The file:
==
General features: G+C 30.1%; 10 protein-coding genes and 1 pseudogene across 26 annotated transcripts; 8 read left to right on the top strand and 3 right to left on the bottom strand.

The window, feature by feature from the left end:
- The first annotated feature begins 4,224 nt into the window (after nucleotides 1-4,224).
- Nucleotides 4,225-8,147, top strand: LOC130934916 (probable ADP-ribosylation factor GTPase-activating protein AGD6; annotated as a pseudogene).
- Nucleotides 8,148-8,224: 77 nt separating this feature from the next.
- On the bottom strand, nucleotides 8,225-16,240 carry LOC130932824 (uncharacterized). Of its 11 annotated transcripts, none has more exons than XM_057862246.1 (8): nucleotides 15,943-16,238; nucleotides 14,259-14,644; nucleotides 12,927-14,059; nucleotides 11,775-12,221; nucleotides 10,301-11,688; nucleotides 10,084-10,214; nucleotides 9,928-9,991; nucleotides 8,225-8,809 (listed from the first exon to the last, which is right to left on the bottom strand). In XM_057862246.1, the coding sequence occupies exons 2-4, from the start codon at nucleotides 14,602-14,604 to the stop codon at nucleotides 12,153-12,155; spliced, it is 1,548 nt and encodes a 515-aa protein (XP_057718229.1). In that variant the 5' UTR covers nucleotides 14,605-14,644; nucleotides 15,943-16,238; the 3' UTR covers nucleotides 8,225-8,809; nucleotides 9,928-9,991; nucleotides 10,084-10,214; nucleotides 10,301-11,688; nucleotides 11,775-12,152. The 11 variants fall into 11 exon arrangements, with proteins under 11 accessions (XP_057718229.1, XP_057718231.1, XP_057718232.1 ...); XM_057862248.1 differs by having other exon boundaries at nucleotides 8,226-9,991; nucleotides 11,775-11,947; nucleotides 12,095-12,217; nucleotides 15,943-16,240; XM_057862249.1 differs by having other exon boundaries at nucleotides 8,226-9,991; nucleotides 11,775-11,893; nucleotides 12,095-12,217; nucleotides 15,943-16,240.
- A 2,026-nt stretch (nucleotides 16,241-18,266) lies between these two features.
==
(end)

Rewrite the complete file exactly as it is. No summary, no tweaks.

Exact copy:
General features: G+C 30.1%; 10 protein-coding genes and 1 pseudogene across 26 annotated transcripts; 8 read left to right on the top strand and 3 right to left on the bottom strand.

The window, feature by feature from the left end:
- The first annotated feature begins 4,224 nt into the window (after nucleotides 1-4,224).
- Nucleotides 4,225-8,147, top strand: LOC130934916 (probable ADP-ribosylation factor GTPase-activating protein AGD6; annotated as a pseudogene).
- Nucleotides 8,148-8,224: 77 nt separating this feature from the next.
- On the bottom strand, nucleotides 8,225-16,240 carry LOC130932824 (uncharacterized). Of its 11 annotated transcripts, none has more exons than XM_057862246.1 (8): nucleotides 15,943-16,238; nucleotides 14,259-14,644; nucleotides 12,927-14,059; nucleotides 11,775-12,221; nucleotides 10,301-11,688; nucleotides 10,084-10,214; nucleotides 9,928-9,991; nucleotides 8,225-8,809 (listed from the first exon to the last, which is right to left on the bottom strand). In XM_057862246.1, the coding sequence occupies exons 2-4, from the start codon at nucleotides 14,602-14,604 to the stop codon at nucleotides 12,153-12,155; spliced, it is 1,548 nt and encodes a 515-aa protein (XP_057718229.1). In that variant the 5' UTR covers nucleotides 14,605-14,644; nucleotides 15,943-16,238; the 3' UTR covers nucleotides 8,225-8,809; nucleotides 9,928-9,991; nucleotides 10,084-10,214; nucleotides 10,301-11,688; nucleotides 11,775-12,152. The 11 variants fall into 11 exon arrangements, with proteins under 11 accessions (XP_057718229.1, XP_057718231.1, XP_057718232.1 ...); XM_057862248.1 differs by having other exon boundaries at nucleotides 8,226-9,991; nucleotides 11,775-11,947; nucleotides 12,095-12,217; nucleotides 15,943-16,240; XM_057862249.1 differs by having other exon boundaries at nucleotides 8,226-9,991; nucleotides 11,775-11,893; nucleotides 12,095-12,217; nucleotides 15,943-16,240.
- A 2,026-nt stretch (nucleotides 16,241-18,266) lies between these two features.